Trump Tax Taunts Don’t Trouble Red-State Democrats
McCaskill outspoken in criticism of Senate GOP measure

Missouri Sen. Claire McCaskill speaks Tuesday during the Senate Democrats news conference on taxes. (Bill Clark/CQ Roll Call)

Moderate Senate Democrats — many of them on the ballot in 2018 — came together with a unified message Tuesday morning, just before President Donald Trump arrived at the Capitol to meet with the Republican Conference.

Sen. Tim Kaine was perhaps the most direct. The Virginia Democrat said at the news conference that the GOP should make a run at a bipartisan product before bringing to the floor a tax reconciliation bill that would only require a simple majority to pass.

Congress’ Gun Massacre Caucus
Dealing with mass shootings is becoming all too familiar for many members

South Carolina Sen. Tim Scott, center left, with Rep. Mark Sanford to his right and then-Gov. Nikki Haley, second from right, attend a memorial service commemorating the anniversary of the 2015 mass shooting at Emanuel African Methodist Episcopal Church in Charleston, S.C. (Sean Rayford/Getty Images file photo)

On Dec. 14, 2012, Elizabeth Esty was attending a social media workshop for new members of Congress at Harvard’s John F. Kennedy School of Government. She had been elected to represent Connecticut’s 5th District a month earlier.

“I raised my hand and I said, ‘Here’s an example right now — I’m getting texts and alerts that there’s been a shooting and we don’t know what happened,’” she said.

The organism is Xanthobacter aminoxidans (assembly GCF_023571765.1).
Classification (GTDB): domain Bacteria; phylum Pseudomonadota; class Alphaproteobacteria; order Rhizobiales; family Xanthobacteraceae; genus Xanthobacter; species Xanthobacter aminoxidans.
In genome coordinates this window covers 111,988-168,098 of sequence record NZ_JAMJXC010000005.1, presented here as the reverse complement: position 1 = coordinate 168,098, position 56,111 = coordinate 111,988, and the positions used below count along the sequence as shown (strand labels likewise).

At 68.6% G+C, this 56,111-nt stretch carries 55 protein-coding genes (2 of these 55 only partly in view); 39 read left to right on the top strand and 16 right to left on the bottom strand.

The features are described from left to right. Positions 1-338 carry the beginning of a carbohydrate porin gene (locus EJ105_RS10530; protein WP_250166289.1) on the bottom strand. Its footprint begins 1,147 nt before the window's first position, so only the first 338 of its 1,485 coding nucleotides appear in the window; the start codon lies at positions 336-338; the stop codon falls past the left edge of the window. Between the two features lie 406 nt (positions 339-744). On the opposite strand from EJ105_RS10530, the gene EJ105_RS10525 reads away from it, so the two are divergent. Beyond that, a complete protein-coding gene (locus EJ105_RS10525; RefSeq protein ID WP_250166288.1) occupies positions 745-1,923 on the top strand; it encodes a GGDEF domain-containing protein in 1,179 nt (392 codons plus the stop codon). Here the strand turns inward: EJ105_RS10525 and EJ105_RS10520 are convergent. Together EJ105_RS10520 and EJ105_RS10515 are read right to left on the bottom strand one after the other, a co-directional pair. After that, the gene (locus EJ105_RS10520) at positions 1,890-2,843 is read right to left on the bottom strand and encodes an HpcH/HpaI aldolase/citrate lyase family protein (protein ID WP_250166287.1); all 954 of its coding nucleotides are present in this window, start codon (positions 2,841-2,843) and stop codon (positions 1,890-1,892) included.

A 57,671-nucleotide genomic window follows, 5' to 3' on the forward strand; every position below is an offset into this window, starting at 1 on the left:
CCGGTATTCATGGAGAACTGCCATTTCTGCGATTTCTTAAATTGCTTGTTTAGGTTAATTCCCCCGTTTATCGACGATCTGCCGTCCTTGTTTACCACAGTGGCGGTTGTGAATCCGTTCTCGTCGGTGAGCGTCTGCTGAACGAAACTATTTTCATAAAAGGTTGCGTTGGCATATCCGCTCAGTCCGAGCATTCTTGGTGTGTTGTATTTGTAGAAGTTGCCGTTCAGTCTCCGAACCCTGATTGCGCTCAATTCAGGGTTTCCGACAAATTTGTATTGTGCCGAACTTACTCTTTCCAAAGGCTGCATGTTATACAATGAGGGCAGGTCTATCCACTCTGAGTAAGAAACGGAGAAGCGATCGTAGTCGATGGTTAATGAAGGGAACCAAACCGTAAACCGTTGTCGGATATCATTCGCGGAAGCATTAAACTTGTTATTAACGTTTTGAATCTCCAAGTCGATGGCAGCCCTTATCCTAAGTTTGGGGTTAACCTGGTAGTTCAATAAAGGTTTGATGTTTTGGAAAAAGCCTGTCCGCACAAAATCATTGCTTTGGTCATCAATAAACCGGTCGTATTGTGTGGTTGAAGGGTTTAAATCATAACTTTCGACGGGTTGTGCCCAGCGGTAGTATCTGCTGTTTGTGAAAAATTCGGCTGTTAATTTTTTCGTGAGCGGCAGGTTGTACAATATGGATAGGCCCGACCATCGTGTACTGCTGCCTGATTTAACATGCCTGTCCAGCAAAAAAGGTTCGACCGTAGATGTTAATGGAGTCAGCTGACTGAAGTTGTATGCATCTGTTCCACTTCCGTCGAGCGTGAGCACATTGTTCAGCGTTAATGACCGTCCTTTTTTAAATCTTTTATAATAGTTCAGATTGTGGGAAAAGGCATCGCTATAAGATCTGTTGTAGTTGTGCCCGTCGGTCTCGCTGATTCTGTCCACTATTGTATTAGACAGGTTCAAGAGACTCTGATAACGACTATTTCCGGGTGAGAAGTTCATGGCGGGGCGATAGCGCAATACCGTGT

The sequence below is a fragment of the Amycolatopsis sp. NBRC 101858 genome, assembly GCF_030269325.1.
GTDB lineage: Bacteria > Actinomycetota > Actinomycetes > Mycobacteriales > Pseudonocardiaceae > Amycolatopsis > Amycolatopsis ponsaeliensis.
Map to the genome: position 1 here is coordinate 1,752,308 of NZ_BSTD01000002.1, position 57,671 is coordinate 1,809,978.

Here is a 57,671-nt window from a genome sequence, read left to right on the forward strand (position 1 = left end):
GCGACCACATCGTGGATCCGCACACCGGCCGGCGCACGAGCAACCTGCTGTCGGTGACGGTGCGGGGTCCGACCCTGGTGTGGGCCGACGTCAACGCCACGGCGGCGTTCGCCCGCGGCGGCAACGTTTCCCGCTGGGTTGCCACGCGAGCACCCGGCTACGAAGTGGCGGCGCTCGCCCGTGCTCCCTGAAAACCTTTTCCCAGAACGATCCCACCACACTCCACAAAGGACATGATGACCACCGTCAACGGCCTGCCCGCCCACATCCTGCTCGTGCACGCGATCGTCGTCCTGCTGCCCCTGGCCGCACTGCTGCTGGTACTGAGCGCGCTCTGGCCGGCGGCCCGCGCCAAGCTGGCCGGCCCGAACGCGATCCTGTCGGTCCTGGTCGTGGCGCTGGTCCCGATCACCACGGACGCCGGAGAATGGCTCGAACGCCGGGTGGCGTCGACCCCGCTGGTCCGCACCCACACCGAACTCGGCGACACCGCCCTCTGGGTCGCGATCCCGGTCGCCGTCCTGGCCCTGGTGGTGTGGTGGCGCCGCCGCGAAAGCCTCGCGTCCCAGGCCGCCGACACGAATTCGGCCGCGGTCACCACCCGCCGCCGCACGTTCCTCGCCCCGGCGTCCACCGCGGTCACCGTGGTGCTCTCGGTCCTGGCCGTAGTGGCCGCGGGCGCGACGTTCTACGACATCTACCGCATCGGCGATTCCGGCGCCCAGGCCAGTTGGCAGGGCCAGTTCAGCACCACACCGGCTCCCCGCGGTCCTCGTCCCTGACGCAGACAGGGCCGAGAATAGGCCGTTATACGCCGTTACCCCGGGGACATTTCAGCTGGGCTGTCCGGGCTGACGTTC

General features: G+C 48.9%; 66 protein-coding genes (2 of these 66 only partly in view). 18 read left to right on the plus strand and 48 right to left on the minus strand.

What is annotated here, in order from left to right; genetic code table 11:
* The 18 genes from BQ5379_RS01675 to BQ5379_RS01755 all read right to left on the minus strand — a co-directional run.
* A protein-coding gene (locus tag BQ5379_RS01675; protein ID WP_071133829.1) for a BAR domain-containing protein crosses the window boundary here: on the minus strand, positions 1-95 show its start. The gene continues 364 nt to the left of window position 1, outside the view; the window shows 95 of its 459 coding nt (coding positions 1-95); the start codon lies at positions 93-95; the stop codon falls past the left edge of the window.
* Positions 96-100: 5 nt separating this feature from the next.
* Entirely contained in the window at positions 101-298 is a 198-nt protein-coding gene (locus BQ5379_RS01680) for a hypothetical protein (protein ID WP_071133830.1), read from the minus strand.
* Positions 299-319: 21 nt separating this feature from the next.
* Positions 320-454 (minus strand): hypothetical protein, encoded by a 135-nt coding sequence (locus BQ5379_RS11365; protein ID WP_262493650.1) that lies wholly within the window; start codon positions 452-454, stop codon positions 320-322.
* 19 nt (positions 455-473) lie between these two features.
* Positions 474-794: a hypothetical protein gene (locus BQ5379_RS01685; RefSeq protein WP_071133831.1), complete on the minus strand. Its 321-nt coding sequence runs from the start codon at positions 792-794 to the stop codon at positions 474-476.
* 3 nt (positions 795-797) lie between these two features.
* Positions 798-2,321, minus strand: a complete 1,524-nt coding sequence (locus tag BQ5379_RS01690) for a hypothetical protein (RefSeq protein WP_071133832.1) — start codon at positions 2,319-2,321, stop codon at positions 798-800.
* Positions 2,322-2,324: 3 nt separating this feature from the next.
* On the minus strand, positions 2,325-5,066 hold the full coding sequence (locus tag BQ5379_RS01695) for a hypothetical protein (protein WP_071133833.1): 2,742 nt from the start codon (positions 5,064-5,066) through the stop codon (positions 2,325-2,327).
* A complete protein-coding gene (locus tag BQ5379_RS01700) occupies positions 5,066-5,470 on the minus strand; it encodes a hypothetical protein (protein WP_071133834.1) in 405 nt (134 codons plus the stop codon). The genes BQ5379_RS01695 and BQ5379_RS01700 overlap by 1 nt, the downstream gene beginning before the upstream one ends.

Congress Generous, Again, With US Funds for Israel’s Defense
Package for Israeli antimissile systems at near record levels, even as transparency questions swirl

The Israel Missile Defense Organization and the U.S. Missile Defense Agency completed a successful flight test of the Arrow 3 interceptor missile. (Courtesy Wikimedia Commons)

Congress is poised to provide Israel with another $705 million for that country’s missile defenses — nearly five times the Trump administration’s request and the second largest annual installment of such aid to date.

The House plans to vote this week to approve a fiscal 2018 national defense policy conference report that would, among its many provisions, authorize the aid to Israel for several antimissile systems. The Senate is expected to follow suit soon and send the bill to the president. And whenever Congress completes work on a defense appropriations bill, lawmakers are highly likely to provide all of that money — and maybe more.

Senate GOP to Delay Corporate Tax Cut, Repeal ‘SALT’ Deduction